Plan to halt welfare cheating vague on finer details
SOCIAL Protection Minister Joan Burton launched her three-year plan to stamp out welfare fraud yesterday but remained vague on many of the finer details.
Although the initiative contains a number of decisive elements -- including the launch of a €24m biometric card system to frustrate identity theft -- many elements are uncertain in terms of when and how they will be implemented.
As part of its plans, the Department of Social Protection has promised to find new ways to recover over-payments to welfare recipients.
However, it could not clarify exactly when, saying only that a "legislative working group had been established".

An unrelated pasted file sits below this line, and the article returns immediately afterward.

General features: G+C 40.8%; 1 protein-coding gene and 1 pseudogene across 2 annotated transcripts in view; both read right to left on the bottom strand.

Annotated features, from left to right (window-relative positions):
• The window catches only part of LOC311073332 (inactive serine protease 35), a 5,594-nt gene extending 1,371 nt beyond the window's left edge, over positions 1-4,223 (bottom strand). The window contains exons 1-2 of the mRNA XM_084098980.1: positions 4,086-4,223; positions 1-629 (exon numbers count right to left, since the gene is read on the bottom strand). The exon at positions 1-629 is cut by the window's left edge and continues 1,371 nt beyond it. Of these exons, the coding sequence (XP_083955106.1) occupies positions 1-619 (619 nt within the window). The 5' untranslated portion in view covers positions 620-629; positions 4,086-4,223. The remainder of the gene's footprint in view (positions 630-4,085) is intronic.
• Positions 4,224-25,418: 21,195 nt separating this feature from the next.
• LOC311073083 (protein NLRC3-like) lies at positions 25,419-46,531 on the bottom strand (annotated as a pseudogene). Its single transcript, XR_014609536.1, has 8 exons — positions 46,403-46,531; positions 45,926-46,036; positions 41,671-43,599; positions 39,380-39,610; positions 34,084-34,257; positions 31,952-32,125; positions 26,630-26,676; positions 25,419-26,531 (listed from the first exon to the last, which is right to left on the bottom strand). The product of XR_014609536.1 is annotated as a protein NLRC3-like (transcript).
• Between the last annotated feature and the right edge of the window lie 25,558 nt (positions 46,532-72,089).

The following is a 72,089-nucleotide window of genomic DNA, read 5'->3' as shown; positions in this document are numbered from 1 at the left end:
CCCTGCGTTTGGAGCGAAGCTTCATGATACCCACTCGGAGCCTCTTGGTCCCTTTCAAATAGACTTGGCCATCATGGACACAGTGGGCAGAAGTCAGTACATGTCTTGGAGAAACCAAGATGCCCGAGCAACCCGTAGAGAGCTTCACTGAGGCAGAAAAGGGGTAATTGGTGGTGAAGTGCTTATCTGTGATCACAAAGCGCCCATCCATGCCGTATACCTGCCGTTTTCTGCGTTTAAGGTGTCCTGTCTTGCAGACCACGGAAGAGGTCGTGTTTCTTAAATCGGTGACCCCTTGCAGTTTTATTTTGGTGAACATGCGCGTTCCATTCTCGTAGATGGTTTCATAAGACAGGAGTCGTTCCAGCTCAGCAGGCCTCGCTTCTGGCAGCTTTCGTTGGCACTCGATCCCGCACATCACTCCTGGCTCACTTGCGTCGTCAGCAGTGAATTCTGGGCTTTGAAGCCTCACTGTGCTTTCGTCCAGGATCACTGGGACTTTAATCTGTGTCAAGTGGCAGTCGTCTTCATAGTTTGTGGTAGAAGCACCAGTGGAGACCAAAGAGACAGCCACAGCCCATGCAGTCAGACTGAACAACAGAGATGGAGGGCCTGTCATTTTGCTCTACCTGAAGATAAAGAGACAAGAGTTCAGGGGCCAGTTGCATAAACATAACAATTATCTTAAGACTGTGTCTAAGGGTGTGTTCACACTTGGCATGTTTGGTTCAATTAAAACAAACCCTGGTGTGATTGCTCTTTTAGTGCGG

Ms Burton's initiative also mentioned increased penalties for those operating in the "hidden economy" -- where people work but dodge tax.
Work is under way on proposals for the Social Welfare Bill 2012, although any increase to penalties remains unclear -- district court prosecutions currently carry a maximum fine of €2,500 or up to six months in prison.
Ms Burton's department also plans for "greater liaison" with employers to gather information on labour-market trends.
The 37-page document, entitled 'Fraud Initiative 2011--2013', refers to "plans to hold a consultation forum on the fraud initiative in 2011 with all stakeholders" but does not give any details.
However, it has already carried out eight regional seminars in order to gauge feedback.
A squeeze on illegal activity is hoped to save €625m next year, an increase of €85m on 2011.
Next month will also see the roll-out of the biometric card system which will have annual running costs of up to €4m.